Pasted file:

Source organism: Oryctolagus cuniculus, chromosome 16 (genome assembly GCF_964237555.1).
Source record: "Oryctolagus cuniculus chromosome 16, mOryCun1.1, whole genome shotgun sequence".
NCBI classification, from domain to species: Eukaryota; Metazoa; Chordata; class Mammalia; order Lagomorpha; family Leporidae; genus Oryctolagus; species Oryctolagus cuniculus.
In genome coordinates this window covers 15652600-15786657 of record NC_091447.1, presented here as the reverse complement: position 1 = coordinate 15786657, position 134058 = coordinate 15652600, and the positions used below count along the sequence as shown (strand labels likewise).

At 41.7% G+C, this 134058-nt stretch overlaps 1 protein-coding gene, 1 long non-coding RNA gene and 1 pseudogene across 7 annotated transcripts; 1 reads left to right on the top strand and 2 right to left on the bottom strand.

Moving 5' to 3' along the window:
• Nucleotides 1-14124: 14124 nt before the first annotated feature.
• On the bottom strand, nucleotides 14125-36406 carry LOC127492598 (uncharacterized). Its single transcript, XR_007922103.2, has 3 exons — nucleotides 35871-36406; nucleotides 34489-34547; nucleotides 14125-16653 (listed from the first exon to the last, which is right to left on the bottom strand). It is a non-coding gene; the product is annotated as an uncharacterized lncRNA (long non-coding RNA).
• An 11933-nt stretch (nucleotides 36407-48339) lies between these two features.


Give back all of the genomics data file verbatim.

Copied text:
Source organism: Oryctolagus cuniculus, chromosome 16 (genome assembly GCF_964237555.1).
Source record: "Oryctolagus cuniculus chromosome 16, mOryCun1.1, whole genome shotgun sequence".
NCBI classification, from domain to species: Eukaryota; Metazoa; Chordata; class Mammalia; order Lagomorpha; family Leporidae; genus Oryctolagus; species Oryctolagus cuniculus.
In genome coordinates this window covers 15652600-15786657 of record NC_091447.1, presented here as the reverse complement: position 1 = coordinate 15786657, position 134058 = coordinate 15652600, and the positions used below count along the sequence as shown (strand labels likewise).

At 41.7% G+C, this 134058-nt stretch overlaps 1 protein-coding gene, 1 long non-coding RNA gene and 1 pseudogene across 7 annotated transcripts; 1 reads left to right on the top strand and 2 right to left on the bottom strand.

Moving 5' to 3' along the window:
• Nucleotides 1-14124: 14124 nt before the first annotated feature.
• On the bottom strand, nucleotides 14125-36406 carry LOC127492598 (uncharacterized). Its single transcript, XR_007922103.2, has 3 exons — nucleotides 35871-36406; nucleotides 34489-34547; nucleotides 14125-16653 (listed from the first exon to the last, which is right to left on the bottom strand). It is a non-coding gene; the product is annotated as an uncharacterized lncRNA (long non-coding RNA).
• An 11933-nt stretch (nucleotides 36407-48339) lies between these two features.